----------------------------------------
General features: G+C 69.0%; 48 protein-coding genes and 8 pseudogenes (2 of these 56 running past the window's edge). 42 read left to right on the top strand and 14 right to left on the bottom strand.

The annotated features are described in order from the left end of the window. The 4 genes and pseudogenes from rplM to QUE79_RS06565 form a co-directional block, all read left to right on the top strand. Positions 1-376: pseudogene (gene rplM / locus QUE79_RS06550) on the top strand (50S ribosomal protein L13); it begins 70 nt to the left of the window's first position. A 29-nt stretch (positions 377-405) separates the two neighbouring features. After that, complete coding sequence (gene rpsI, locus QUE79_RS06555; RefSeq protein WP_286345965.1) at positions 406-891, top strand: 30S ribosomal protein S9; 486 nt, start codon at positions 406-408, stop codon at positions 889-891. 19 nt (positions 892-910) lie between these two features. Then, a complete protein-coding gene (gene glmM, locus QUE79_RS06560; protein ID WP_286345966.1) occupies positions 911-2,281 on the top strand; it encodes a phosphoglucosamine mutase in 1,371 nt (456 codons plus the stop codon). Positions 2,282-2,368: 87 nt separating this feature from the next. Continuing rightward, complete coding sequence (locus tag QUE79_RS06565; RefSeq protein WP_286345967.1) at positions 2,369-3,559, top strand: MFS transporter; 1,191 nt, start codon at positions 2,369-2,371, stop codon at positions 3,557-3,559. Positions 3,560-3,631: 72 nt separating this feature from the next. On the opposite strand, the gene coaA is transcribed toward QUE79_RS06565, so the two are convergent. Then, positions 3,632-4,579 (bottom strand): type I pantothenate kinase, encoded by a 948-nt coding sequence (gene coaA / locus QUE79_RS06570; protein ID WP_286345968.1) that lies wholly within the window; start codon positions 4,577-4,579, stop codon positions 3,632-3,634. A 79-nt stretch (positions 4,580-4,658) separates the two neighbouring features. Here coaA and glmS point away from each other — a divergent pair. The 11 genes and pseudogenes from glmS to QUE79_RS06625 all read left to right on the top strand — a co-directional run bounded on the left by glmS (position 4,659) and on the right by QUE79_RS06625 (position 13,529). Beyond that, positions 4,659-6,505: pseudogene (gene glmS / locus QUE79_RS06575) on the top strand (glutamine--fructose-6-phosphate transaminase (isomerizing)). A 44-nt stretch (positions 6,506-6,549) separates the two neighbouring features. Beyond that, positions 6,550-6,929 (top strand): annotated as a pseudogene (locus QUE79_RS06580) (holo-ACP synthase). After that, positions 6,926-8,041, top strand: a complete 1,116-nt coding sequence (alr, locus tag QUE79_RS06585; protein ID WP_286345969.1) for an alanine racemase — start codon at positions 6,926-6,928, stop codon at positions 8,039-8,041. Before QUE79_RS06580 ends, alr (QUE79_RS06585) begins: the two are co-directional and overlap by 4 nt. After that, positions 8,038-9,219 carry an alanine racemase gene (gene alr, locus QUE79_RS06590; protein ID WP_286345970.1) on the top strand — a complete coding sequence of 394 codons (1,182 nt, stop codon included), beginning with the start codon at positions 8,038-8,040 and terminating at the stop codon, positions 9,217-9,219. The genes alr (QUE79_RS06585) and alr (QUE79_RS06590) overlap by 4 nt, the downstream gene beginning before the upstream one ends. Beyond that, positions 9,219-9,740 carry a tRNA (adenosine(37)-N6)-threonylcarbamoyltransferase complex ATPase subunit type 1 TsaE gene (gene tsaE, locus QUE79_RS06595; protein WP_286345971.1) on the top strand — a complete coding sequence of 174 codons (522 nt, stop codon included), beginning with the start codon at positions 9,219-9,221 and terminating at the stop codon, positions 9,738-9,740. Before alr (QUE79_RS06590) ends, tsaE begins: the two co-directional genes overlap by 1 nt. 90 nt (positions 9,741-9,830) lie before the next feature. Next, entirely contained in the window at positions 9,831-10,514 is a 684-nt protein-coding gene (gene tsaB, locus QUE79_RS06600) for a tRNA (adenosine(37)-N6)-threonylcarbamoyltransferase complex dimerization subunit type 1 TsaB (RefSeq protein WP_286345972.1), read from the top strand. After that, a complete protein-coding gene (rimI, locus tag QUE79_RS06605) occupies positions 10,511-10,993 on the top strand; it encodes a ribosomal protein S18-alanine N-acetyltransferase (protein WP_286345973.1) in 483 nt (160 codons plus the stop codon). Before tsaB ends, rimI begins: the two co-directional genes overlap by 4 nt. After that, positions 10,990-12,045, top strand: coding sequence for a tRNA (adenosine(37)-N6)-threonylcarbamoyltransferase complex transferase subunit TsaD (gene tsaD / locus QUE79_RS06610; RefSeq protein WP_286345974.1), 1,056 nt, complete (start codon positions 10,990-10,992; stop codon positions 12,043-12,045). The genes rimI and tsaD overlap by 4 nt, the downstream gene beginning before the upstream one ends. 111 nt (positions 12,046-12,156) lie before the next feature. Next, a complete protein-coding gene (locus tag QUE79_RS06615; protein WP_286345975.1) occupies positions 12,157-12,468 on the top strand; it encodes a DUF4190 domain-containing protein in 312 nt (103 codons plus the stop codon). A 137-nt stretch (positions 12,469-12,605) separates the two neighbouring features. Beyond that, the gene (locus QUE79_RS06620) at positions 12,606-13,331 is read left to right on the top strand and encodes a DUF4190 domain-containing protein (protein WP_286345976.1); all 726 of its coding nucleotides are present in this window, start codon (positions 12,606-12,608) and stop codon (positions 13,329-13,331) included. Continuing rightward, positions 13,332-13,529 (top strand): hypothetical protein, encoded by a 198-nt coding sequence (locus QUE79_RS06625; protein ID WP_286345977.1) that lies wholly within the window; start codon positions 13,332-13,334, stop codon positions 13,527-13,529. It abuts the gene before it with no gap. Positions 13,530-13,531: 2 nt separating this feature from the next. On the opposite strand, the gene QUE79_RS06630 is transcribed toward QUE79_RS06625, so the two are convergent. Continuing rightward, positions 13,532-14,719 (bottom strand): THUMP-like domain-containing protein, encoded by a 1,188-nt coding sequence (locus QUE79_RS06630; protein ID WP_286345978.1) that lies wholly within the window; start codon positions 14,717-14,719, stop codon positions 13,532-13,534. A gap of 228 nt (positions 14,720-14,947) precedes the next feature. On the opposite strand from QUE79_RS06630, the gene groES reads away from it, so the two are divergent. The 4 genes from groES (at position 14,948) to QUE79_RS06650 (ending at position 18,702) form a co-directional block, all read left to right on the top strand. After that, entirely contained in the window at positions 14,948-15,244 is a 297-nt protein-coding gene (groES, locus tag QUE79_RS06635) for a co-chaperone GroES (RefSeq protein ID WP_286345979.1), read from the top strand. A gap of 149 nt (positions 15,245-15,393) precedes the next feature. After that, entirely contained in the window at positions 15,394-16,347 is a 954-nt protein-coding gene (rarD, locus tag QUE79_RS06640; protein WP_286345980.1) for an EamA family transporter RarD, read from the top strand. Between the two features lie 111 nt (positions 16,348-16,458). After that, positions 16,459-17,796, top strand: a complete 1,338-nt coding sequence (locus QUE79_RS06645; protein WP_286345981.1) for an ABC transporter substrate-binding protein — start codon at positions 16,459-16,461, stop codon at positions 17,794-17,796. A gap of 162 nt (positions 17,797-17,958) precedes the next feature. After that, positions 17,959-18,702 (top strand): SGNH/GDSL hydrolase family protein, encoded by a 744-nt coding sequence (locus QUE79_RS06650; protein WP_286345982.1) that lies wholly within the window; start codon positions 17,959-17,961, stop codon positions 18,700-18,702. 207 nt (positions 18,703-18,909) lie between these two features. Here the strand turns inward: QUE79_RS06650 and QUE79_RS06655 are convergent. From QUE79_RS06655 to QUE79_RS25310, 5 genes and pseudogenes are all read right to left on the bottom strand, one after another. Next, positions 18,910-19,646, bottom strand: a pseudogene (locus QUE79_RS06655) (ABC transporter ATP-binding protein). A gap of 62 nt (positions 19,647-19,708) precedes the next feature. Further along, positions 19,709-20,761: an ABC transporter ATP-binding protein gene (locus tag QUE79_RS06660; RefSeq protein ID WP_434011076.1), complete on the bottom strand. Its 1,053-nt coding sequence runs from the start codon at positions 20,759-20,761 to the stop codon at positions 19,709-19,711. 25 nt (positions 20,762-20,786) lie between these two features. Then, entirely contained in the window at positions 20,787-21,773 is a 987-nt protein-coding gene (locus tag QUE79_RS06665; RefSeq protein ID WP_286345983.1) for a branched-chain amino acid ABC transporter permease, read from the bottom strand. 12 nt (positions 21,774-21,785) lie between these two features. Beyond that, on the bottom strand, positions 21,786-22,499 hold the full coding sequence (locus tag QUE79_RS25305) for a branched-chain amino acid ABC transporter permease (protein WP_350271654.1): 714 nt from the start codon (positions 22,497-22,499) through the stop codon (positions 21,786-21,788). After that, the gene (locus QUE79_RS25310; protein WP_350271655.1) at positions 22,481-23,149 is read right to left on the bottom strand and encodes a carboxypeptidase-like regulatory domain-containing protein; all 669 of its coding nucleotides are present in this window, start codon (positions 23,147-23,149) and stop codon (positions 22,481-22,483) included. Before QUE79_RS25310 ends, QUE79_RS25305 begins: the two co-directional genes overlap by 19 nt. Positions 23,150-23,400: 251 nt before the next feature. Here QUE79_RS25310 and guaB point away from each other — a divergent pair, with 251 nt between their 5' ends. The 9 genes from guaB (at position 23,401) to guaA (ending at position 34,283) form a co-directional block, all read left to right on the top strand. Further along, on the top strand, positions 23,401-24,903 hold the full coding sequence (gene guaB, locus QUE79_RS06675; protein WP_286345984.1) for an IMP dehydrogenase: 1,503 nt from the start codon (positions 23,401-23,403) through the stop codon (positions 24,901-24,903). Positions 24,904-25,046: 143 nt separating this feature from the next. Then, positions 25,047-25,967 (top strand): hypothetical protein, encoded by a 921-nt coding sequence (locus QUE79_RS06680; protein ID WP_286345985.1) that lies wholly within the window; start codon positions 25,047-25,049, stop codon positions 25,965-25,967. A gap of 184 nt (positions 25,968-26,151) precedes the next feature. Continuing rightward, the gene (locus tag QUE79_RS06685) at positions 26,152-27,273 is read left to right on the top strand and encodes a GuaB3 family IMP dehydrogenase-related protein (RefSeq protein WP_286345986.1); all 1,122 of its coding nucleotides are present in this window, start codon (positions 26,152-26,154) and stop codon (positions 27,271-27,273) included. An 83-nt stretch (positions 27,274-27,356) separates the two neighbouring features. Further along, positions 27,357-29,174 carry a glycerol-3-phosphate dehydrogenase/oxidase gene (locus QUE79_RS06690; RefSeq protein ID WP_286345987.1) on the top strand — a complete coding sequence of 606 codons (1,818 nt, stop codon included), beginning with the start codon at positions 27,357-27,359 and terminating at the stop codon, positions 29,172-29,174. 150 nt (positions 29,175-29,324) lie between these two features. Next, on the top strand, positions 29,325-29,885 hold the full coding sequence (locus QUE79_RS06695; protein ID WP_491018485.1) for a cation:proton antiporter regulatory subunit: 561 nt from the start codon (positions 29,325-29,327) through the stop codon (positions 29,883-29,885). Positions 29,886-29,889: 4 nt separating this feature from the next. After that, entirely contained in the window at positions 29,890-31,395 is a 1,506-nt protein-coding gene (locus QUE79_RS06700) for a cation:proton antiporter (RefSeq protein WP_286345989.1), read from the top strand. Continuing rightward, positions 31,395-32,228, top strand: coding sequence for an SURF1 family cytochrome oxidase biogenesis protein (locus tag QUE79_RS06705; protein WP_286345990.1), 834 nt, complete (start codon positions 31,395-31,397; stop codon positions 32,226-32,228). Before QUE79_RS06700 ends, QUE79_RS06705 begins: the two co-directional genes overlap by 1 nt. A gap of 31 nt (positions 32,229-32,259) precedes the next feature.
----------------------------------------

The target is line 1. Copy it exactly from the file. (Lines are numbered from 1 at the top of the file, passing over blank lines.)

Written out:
General features: G+C 69.0%; 48 protein-coding genes and 8 pseudogenes (2 of these 56 running past the window's edge). 42 read left to right on the top strand and 14 right to left on the bottom strand.